Fruit and vegetable intake is far below the recommended 400 g/day levels worldwide, particularly in low- and middle-income countries (LMICs), where over 80% consume lower amounts (Miller et al., 2016). This increases the risk of malnutrition and non-communicable diseases such as diabetes and cardiovascular disease (Global Burden of Disease Collaborators, 2017). Countries in sub-Saharan Africa, including Kenya, are in line with these low consumption rates, particularly for fruits with 62 g/capita/day (Frank et al., 2019). Among the barriers to fruit and vegetable intake in LMICs are low availability and access (Nijhuis and Brouwer, 2020). Moreover, what, when and why people choose to eat is influenced by a magnitude of factors, ranging from biological to social and cultural (Shepherd, 2005). Hence, it requires a broad understanding of how individuals are embedded in their environments (Story et al., 2008).
Research on food environments, described as the interface where people interact with the wider food system to acquire and consume foods is getting increasing attention in LMICs (Turner et al. 2020).  Up to now, evidence about how people interact with the social and physical food environment to make food choices is, however, limited in Africa (Holdsworth and Landais, 2019).

The thesis aims to contribute to filling this knowledge gap. It aims to identify factors that impact fruit choice and consumption and assess how they vary among different food environments in Kenya. Given the key role of women in providing foods and being responsible for dietary choices within households, women are the main target group of the research (Inglis et al., 2005; Gissing et al., 2017).

Conceptual frameworks built on socio-ecological theory and suited to analyse food environments in low and middle-income countries as defined by Turner et al. 2018  and Downs et al. 2020 will be applied. A mixed-method approach, including surveys, focus group discussions and qualitative interviews will be conducted to characterize food environments, analyse how women perceive their environment and identify barriers and facilitators towards fruit choices and intake.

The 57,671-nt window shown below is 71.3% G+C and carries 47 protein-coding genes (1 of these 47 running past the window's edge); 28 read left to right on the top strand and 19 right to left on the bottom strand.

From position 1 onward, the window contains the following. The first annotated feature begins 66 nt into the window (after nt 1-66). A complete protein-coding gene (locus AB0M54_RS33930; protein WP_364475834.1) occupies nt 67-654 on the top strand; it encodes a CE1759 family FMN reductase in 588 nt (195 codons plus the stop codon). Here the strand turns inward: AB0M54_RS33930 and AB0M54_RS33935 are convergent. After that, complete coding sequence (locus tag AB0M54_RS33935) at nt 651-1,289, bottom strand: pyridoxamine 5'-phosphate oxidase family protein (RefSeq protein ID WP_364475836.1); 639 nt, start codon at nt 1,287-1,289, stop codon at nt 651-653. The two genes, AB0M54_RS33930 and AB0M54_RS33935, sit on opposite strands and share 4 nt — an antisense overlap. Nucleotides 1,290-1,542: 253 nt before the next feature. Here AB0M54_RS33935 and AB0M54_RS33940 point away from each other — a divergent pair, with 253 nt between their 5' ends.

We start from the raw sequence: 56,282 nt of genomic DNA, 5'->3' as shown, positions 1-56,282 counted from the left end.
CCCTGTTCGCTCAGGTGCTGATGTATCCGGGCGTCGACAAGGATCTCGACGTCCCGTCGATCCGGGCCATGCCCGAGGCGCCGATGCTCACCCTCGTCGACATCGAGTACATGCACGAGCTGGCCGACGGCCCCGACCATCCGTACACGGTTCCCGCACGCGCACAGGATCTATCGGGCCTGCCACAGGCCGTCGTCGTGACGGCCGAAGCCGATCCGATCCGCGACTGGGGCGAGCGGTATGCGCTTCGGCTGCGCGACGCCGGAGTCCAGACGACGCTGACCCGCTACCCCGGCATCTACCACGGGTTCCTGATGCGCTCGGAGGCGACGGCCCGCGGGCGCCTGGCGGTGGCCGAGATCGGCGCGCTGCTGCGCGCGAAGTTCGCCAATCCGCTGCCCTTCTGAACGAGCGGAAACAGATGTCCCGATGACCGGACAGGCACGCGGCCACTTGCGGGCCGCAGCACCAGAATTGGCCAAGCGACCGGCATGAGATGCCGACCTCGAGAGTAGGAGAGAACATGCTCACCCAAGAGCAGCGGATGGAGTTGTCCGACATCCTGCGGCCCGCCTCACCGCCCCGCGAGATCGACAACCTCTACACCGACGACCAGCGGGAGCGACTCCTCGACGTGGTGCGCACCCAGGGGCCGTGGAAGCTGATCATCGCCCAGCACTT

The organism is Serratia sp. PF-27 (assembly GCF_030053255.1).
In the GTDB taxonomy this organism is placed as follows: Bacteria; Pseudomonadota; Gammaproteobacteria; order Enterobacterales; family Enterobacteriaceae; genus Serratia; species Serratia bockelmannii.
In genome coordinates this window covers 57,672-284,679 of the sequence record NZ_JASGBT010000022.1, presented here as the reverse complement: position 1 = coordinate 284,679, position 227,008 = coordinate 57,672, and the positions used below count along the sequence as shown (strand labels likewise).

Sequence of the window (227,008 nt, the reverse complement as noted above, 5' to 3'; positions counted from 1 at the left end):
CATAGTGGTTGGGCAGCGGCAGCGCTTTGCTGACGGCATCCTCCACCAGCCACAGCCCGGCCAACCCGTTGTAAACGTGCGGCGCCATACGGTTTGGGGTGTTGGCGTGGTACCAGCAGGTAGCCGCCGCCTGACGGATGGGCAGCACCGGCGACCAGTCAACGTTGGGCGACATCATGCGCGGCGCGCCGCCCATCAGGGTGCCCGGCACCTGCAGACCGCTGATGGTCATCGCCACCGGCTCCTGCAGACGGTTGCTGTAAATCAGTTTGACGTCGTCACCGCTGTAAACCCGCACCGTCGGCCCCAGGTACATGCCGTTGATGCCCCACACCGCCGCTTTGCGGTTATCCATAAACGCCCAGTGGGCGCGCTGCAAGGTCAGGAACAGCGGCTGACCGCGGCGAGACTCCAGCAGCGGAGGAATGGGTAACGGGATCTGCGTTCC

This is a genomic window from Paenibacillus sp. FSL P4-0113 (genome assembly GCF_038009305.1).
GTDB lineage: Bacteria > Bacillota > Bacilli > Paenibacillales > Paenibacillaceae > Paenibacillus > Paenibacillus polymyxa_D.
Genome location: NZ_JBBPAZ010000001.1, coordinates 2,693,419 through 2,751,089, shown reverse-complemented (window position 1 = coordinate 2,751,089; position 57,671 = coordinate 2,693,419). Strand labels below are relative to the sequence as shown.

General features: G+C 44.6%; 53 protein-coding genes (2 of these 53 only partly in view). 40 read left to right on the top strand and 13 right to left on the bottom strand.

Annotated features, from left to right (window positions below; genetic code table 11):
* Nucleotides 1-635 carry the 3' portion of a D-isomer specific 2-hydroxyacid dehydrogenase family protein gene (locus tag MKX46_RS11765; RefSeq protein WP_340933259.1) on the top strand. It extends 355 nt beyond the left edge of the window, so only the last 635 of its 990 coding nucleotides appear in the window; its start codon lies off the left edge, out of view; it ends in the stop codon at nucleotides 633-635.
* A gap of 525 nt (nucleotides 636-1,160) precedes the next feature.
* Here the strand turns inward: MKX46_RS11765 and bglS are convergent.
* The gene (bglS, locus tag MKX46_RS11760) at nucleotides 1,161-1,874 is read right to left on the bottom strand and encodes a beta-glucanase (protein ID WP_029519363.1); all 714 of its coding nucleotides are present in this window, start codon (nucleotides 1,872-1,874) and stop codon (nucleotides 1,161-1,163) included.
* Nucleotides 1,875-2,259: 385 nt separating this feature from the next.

The doctoral project aims to contribute new insights to inform the design of interventions to increasee fruit consumption and stimulate a food environment conducive to better food choices. The project is embedded in the CGIAR Research Program on Forests, Trees and Agroforestry and will contribute to the Transformative Partnership Platform (TPP)-Nutri-scapes.


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Frank, S.M. et al. (2019): Consumption of Fruits and Vegetables Among Individuals 15 Years and Older in 28 Low- and Middle-Income Countries. The Journal of Nutrition. 149 (7):1252–1259.

Gissing, S.C., Pradeilles, R., Osei-Kwasi, H.A., Cohen, E., Holdsworth, M. (2017): Drivers of dietary behaviours in women living in urban Africa: A systematic mapping review. Public Health Nutrition, 20 (12): 2104-2113.

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Turner, C., Kalamatianou, S., Drewnowski, A., Kulkarni, B., Kinra, S., Kadiyala, S. (2020): Food Environment Research in Low- and Middle-Income Countries: A Systematic Scoping Review. Advances in Nutrition, 11 (2): 387-397.